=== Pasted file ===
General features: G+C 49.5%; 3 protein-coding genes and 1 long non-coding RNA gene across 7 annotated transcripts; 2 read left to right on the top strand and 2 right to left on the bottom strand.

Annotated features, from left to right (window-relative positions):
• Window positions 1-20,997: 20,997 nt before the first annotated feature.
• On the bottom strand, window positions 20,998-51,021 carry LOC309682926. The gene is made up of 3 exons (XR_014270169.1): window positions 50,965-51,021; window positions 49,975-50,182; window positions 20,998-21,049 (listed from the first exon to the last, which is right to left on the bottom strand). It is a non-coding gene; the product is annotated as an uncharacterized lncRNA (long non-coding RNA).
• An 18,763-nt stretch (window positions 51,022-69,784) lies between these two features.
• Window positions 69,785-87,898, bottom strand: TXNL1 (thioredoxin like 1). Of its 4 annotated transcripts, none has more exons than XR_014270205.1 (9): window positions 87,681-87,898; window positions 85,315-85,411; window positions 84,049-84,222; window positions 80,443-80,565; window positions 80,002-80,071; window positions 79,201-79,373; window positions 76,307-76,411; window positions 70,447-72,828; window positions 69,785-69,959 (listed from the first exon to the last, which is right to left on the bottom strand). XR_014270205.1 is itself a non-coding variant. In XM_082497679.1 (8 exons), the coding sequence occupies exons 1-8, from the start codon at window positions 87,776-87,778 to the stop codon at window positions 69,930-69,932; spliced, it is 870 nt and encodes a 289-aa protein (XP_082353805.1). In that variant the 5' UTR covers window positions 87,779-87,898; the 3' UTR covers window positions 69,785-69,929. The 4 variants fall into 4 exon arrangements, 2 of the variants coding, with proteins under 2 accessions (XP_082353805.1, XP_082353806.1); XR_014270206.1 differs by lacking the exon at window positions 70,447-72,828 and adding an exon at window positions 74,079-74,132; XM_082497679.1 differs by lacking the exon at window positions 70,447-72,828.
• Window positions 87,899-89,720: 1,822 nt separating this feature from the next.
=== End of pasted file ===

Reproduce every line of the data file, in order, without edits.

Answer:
General features: G+C 49.5%; 3 protein-coding genes and 1 long non-coding RNA gene across 7 annotated transcripts; 2 read left to right on the top strand and 2 right to left on the bottom strand.

Annotated features, from left to right (window-relative positions):
• Window positions 1-20,997: 20,997 nt before the first annotated feature.
• On the bottom strand, window positions 20,998-51,021 carry LOC309682926. The gene is made up of 3 exons (XR_014270169.1): window positions 50,965-51,021; window positions 49,975-50,182; window positions 20,998-21,049 (listed from the first exon to the last, which is right to left on the bottom strand). It is a non-coding gene; the product is annotated as an uncharacterized lncRNA (long non-coding RNA).
• An 18,763-nt stretch (window positions 51,022-69,784) lies between these two features.
• Window positions 69,785-87,898, bottom strand: TXNL1 (thioredoxin like 1). Of its 4 annotated transcripts, none has more exons than XR_014270205.1 (9): window positions 87,681-87,898; window positions 85,315-85,411; window positions 84,049-84,222; window positions 80,443-80,565; window positions 80,002-80,071; window positions 79,201-79,373; window positions 76,307-76,411; window positions 70,447-72,828; window positions 69,785-69,959 (listed from the first exon to the last, which is right to left on the bottom strand). XR_014270205.1 is itself a non-coding variant. In XM_082497679.1 (8 exons), the coding sequence occupies exons 1-8, from the start codon at window positions 87,776-87,778 to the stop codon at window positions 69,930-69,932; spliced, it is 870 nt and encodes a 289-aa protein (XP_082353805.1). In that variant the 5' UTR covers window positions 87,779-87,898; the 3' UTR covers window positions 69,785-69,929. The 4 variants fall into 4 exon arrangements, 2 of the variants coding, with proteins under 2 accessions (XP_082353805.1, XP_082353806.1); XR_014270206.1 differs by lacking the exon at window positions 70,447-72,828 and adding an exon at window positions 74,079-74,132; XM_082497679.1 differs by lacking the exon at window positions 70,447-72,828.
• Window positions 87,899-89,720: 1,822 nt separating this feature from the next.